Two after Mayor Catherine Pugh promised to help find a way to fill a $130 million funding gap for Baltimore City Public Schools next year, the mayor and a Baltimore City lawmaker today announced an infusion of cash for the school system through 2020.
Seated beside longtime Baltimore City Del. Maggie McIntosh, D-43rd District, in Annapolis this morning, Mayor Pugh said the city and state have pulled together $180 million to chip away at City Schools’ structural deficit for the next three years. The money will be split roughly down the middle between city and state sources.
The roughly $90 million from Baltimore will come from the city’s rainy day fund and other sources. Mayor Pugh noted that the infusion puts Baltimore’s “maintenance of effort” contribution – a federal requirement for agencies accepting federal grants to at least maintain, not cut, their funding levels from year-to-year – to $10 million above its requirement for education.
Del. Maggie McIntosh said the state’s contribution will come from the Appropriations Committee’s revised version of Gov. Larry Hogan’s budget and a bill that will let change how school systems count their numbers. Specifically, McIntosh said the bill will let school districts like Baltimore City and Garrett County, which have seen drops in enrollment in recent years, average their student populations over three years, rather than account for single-year changes, and allow them to factor in all-day pre-K student populations into total enrollment.
The bill would cover more than $23 million this year, while the state’s new budget, if approved, will cover roughly $8 million.
In a statement, Baltimore Education Coalition co-chair Sharicca Boldon called the announcement “progress,” but said education advocates must avoid becoming complacent with a partial fix.
“Education for Baltimore City students has not yet been made whole,” Boldon said. “We have to secure the necessary funding to ensure that schools have the teaching staff, programs and other resources they need to provide the type of education that all Maryland students deserve.”
The announcement from Pugh and McIntosh arrives in the middle of an abnormally large budget crisis for City Schools. The school system’s CEO, Dr. Sonja Santelises, announced last month that schools are staring down a $130 million budget gap for 2017-18, equal to roughly 10 percent of the overall budget. As a result, the school system is considering layoffs of up to 1,000 staffers, including teachers, as well as cuts to various programs and basic services.
In the weeks since, teachers from at least one school called out sick en masse as an act of protest, while students, parents, principals and others have gathered outside City Hall, the State House and in the Inner Harbor to call on Pugh and Hogan to find a fix.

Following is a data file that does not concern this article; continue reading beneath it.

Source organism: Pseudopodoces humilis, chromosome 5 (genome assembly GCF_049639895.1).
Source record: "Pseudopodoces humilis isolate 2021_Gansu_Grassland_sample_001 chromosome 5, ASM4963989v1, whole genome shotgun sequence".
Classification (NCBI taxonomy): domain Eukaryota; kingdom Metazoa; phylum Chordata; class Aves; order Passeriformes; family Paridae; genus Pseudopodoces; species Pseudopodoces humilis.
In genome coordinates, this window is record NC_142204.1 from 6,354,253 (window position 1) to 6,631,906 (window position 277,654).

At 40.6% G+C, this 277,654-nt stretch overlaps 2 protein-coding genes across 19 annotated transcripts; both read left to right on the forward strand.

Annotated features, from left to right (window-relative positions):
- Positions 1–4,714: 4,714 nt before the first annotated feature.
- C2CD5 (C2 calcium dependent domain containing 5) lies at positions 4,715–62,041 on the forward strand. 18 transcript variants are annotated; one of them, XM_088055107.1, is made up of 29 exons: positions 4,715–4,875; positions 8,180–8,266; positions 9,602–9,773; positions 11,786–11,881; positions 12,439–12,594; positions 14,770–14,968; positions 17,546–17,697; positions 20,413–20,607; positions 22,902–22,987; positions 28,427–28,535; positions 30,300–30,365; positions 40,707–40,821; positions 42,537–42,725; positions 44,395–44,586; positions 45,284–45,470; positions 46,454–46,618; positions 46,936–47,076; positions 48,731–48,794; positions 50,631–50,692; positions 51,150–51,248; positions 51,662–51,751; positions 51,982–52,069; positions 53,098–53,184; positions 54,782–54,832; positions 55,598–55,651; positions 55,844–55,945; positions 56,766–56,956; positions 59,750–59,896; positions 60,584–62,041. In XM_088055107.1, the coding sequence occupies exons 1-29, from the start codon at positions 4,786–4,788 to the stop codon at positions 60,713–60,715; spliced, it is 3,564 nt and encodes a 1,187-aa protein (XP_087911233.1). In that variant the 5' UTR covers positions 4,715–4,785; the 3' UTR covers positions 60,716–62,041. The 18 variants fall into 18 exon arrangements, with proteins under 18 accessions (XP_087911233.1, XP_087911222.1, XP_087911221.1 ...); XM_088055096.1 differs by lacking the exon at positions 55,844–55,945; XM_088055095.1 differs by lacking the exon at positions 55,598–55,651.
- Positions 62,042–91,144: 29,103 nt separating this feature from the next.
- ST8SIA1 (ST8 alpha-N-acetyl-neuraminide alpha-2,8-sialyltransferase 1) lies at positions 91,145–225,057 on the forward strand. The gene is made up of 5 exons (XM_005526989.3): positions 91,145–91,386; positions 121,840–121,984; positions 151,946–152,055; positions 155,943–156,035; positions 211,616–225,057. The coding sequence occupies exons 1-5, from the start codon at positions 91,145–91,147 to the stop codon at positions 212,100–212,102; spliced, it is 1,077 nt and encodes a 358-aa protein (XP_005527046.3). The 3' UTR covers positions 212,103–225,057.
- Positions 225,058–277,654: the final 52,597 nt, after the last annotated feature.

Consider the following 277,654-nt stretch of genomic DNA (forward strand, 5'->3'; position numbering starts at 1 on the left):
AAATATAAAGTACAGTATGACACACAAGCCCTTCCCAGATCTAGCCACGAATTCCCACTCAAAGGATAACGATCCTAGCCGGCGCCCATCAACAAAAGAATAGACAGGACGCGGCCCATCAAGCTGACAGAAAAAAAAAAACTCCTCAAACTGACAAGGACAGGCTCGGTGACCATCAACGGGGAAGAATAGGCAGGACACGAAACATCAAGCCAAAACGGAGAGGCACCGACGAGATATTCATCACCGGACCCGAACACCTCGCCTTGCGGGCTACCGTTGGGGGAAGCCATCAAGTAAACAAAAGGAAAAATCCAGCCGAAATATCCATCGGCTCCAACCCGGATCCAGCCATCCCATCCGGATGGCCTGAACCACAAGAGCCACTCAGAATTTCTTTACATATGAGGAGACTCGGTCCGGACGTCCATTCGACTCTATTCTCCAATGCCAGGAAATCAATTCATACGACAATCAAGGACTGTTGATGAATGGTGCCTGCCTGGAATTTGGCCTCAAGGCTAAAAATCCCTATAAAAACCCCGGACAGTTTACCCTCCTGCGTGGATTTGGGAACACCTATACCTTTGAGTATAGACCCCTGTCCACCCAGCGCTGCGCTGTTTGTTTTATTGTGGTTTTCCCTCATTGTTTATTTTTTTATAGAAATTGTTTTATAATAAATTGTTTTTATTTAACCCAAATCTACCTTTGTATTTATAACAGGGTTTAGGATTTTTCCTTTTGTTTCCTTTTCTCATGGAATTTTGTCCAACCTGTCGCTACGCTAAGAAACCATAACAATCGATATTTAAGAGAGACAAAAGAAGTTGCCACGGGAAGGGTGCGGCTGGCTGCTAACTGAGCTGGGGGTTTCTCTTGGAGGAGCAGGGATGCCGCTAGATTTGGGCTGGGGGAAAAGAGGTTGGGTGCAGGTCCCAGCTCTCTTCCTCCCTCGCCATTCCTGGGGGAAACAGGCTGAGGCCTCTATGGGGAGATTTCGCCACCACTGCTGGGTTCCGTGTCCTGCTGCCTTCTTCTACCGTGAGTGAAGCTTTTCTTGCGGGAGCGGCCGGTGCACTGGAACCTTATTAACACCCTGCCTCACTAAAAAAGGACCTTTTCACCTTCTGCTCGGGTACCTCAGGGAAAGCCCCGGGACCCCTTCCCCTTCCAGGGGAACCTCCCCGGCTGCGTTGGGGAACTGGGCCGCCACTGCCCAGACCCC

Last week, Pugh went back to Annapolis for what many expected would be an announcement of a solution, but she instead said only that she was asking Hogan and other lawmakers to help her find the money. Today’s announcement is the first with any proposed financial fix for the school system.
Pugh noted that City Schools enrollment has dropped in recent years, but that the number of students in city elementary schools and the overall population of Baltimore have grown. “This is why we find ourselves in the condition that we are – part of the reason – today,” she said, “because the wealth growth in our city is rising, but the poverty gap has not closed.”
Santelises issued a statement thanking Pugh, McIntosh, Senate President Mike Miller and state lawmakers for finding additional funds.
“This plan on the part of the city and state is the result of tireless work by our lawmakers, and I am thankful for their partnership and commitment to our city’s young people. Today’s announcement is also a testament to City Schools’ families, students, staff members, partners, and friends who advocated so strongly for what our young people need and deserve, and whose voices have so clearly been heard,” she said.
McIntosh said she and Pugh have also been in touch with Gov. Hogan and Miller. Both have promised to work with legislators and the city to find additional funding, she said.
Yesterday, Hogan expressed disapproval of the school system’s financial management capabilities at a press conference, according to the Sun.
Shareese DeLeaver-Churchill, a spokeswoman for the governor, said today that Hogan “has repeatedly made clear” that he is working to help fix the budget gap for Baltimore City Public Schools.
“However, any additional assistance from the state must be met with assurances that moving forward, there is a long-term strategy to correct previous fiscal mismanagement,” she said. “We look forward to continuing our very productive conversations with Mayor Pugh and all city leadership.”
Assuming the budget and the additional bill pass both houses of the General Assembly, City Schools still faces a $70 million deficit for next school year.
This story has been updated with comments from City Schools CEO Sonja Santelises, Baltimore Education Coalition co-chair Sharicca Boldon and Gov. Larry Hogan’s office.
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